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Are Theologians Real People?

Paul: A Biography by N.T. Wright (Harper Collins: New York, 2018)
Are Theologians Real People?

Biography writing is a fascinating study in itself. Sometimes biographies are simply histories of the times in which a person lived. So little is known about the person or the writer is just not interested in the person’s own psychology that the book resorts to telling the way the subject fits into their particular history. Sometimes biographies are pure speculation about the way the person “felt” or “thought” about things the writer (and anyone else for that matter) could not possibly know about. Sometimes the book is hagiographic, relating only what is perceived as good about the subject, or demeaning, telling the reader far more than anyone really cares to know about the person being analyzed. For these reasons and many others, the subjects of many biographies become stick figures, or remain simply subjects, rather than flesh and blood human beings.

N.T. Wright has avoided all these traps in this thorough, delightfully readable story about one of the most well-known, and at the same time least-known, characters of human history: the apostle Paul. Wright is the prolific New Testament scholar who has perhaps focused most on Paul in his scholarship and also not a little in his more popular writings. Here the reader encounters both the depth of scholarship and the straightforward prose of a writer so at home with his subject that he seems to tell the story effortlessly. So enamored of the story he is telling, he also makes an old, very familiar account, exciting right up to its last pages where he speculates about Paul’s last breaths being breaths of prayer, similar to the stories told of Rabbi Akiba dying with the Shema on his lips.

Not surprisingly, Wright tells Paul’s story chronologically, but he does so around themes that describe the part of Paul’s life with which he is dealing. For instance, in the one chapter whose title tips Wright’s hand—the first, entitled “Zeal”—we are introduced to Paul as a boy hearing the story of Phinehas spearing the Israelite and his Midianite lover through and receiving a “covenant of peace” as a result (Num 25.6ff.). Thus is Paul the zealot born, persecutor of Christians and obsessed keeper of the law, as he grows into a Pharisee of great renown. Wright might not have drawn such attention to the story of Phinehas, were it not said of him later in the Psalms that his act “was counted to him as righteousness from generation to generation forever” (Psa 106.30-31), but the point for now is this: Paul’s zeal, when diverted from his persecution of Christians to his service of the risen Christ, never departs from his earlier Judaism. In fact, quite the opposite: Paul’s zeal deepens as he finds his Judaism profoundly fulfilled in the Messiah, Jesus.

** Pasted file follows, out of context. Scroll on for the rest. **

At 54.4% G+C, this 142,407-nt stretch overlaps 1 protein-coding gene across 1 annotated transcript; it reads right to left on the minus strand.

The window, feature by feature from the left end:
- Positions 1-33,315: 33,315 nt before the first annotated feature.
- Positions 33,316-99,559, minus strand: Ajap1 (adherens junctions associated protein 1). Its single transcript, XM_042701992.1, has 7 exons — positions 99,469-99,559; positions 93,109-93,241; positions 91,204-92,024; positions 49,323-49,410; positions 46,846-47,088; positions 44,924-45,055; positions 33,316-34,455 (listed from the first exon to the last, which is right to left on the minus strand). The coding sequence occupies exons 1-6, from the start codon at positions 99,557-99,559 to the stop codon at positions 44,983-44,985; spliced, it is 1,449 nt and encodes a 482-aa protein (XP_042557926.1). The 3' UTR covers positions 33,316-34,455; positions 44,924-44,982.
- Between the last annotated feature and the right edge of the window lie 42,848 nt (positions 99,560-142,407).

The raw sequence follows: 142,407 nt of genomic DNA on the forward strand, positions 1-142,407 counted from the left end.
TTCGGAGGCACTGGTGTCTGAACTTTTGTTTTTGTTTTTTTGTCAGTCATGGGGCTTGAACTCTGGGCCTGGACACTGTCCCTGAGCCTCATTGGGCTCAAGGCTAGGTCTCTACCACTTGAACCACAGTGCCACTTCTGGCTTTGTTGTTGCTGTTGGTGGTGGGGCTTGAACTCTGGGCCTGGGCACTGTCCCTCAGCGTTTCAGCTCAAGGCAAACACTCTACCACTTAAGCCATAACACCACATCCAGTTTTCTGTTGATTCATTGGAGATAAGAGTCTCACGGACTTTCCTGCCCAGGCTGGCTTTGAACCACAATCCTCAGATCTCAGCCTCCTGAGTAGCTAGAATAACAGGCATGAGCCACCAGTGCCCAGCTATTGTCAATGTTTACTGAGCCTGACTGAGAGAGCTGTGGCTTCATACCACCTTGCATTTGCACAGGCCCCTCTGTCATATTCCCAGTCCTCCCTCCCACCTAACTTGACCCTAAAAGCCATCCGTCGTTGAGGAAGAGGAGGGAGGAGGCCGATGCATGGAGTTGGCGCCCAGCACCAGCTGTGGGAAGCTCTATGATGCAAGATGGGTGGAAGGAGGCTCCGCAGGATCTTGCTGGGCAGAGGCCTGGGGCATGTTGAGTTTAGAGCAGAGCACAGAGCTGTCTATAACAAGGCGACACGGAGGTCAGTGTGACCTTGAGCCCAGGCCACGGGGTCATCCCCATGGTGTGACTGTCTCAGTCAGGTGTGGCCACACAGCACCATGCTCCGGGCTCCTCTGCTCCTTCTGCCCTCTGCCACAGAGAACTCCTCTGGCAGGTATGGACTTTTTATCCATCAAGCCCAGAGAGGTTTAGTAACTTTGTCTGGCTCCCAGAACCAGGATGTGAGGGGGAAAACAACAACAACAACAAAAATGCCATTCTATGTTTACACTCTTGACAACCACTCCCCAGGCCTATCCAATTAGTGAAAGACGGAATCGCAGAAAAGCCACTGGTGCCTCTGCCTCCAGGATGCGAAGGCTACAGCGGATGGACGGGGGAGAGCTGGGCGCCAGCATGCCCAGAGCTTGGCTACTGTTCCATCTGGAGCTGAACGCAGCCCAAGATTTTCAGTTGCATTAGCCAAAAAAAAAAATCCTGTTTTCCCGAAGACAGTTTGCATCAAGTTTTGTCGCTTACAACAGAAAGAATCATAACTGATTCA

Wright does not spend any time speculating about Paul’s life as a teenager, or his period of discipleship under the famous Rabbi Gamaliel, except to surmise that Paul eventually departs from his teacher over exactly this question of zealotry. Gamaliel was one, according to the New Testament (Acts 5.34-39), who was willing to let the new cult of Jesus play itself out; Paul on the other hand sees this young movement as both an affront and a threat to God, His temple, and His law. By chapter two, Wright is already telling of Paul’s trip to Damascus, a trip that was to change Paul’s life forever.

The biography follows the familiar road map found in the book of Acts, but that does not mean that the book is only narrative. In the preface, Wright admits that he wrote Paul: A Biography in order to summarize, without simplifying too much, the dense theology of his two-volume scholarly work Paul and the Faithfulness of God. The famous phrase, described above as applied by the Psalmist to Phinehas—“and it was counted to him as righteousness”— becomes one of the lynchpins of Wright’s understanding of Paul’s theology, especially as it refers to Abraham, the father of the Jewish people and also of the new people of God. Paul uses the quotation from Genesis 15.6 in regard to Abraham in Romans 4 and Galatians 3, and Wright, developing the importance of faith and its reckoning as righteousness, traces throughout the life of Paul what he believes to be the center of Paul’s theology, the covenant faithfulness of God to His people. The theological arguments are woven into the narrative seamlessly, never boring the reader with abstruse logic, but always demonstrating the development of Paul’s thought in its historical context.

Along the way Wright also summarizes each of Paul’s letters in the historical contexts both of the lives of the recipients and of the place where he was writing, so the book not only gives us the story of Paul’s life and thought, as well as a solid summary of Wright’s understanding of Pauline theology; it also serves as a wonderful introduction to the Pauline letters as well. For instance Wright’s development of his ideas about the recipients of Romans, a scattering of house churches throughout Rome made up of some Gentile, some Jewish, some mixed communities, explains perfectly the context of his magisterial letter when it describes the importance of God’s covenant faithfulness extending to all of His creation, not a select few, and what it means to be a Jew inwardly, not simply externally.

Moving as well as profoundly informative, one would be hard-pressed to find a better overall treatment of Paul, the apostle than N.T. Wright’s Paul: A Biography. Here the reader gets Paul presented as theologian, historical figure, and a man displayed in all his humanity as servant of the living God. A great read.

Drew Trotter

June 24, 2020

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